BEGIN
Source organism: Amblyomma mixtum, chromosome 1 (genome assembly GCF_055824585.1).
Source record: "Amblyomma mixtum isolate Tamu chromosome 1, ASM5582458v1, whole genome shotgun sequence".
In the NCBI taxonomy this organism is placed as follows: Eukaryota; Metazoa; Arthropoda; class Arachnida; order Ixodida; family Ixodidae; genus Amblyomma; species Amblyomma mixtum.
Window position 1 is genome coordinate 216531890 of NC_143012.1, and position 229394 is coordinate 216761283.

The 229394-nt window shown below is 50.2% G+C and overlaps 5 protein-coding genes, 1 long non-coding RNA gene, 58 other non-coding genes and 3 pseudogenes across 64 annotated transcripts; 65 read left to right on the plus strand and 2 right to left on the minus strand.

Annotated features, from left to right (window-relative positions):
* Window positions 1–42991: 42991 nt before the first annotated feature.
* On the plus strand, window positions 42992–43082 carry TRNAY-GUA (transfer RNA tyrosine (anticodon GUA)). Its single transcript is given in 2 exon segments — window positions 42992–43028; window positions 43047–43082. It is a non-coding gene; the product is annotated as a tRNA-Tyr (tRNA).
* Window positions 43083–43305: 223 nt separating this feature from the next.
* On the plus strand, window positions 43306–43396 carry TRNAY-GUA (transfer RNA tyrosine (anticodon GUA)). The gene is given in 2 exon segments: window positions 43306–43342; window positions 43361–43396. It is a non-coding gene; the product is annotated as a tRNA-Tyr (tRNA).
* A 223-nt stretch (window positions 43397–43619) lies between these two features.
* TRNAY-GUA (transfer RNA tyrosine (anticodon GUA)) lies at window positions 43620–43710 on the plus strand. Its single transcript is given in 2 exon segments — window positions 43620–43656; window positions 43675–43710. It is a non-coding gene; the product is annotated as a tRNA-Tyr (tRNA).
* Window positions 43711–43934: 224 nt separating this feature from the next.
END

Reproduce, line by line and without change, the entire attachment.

Source organism: Amblyomma mixtum, chromosome 1 (genome assembly GCF_055824585.1).
Source record: "Amblyomma mixtum isolate Tamu chromosome 1, ASM5582458v1, whole genome shotgun sequence".
In the NCBI taxonomy this organism is placed as follows: Eukaryota; Metazoa; Arthropoda; class Arachnida; order Ixodida; family Ixodidae; genus Amblyomma; species Amblyomma mixtum.
Window position 1 is genome coordinate 216531890 of NC_143012.1, and position 229394 is coordinate 216761283.

The 229394-nt window shown below is 50.2% G+C and overlaps 5 protein-coding genes, 1 long non-coding RNA gene, 58 other non-coding genes and 3 pseudogenes across 64 annotated transcripts; 65 read left to right on the plus strand and 2 right to left on the minus strand.

Annotated features, from left to right (window-relative positions):
* Window positions 1–42991: 42991 nt before the first annotated feature.
* On the plus strand, window positions 42992–43082 carry TRNAY-GUA (transfer RNA tyrosine (anticodon GUA)). Its single transcript is given in 2 exon segments — window positions 42992–43028; window positions 43047–43082. It is a non-coding gene; the product is annotated as a tRNA-Tyr (tRNA).
* Window positions 43083–43305: 223 nt separating this feature from the next.
* On the plus strand, window positions 43306–43396 carry TRNAY-GUA (transfer RNA tyrosine (anticodon GUA)). The gene is given in 2 exon segments: window positions 43306–43342; window positions 43361–43396. It is a non-coding gene; the product is annotated as a tRNA-Tyr (tRNA).
* A 223-nt stretch (window positions 43397–43619) lies between these two features.
* TRNAY-GUA (transfer RNA tyrosine (anticodon GUA)) lies at window positions 43620–43710 on the plus strand. Its single transcript is given in 2 exon segments — window positions 43620–43656; window positions 43675–43710. It is a non-coding gene; the product is annotated as a tRNA-Tyr (tRNA).
* Window positions 43711–43934: 224 nt separating this feature from the next.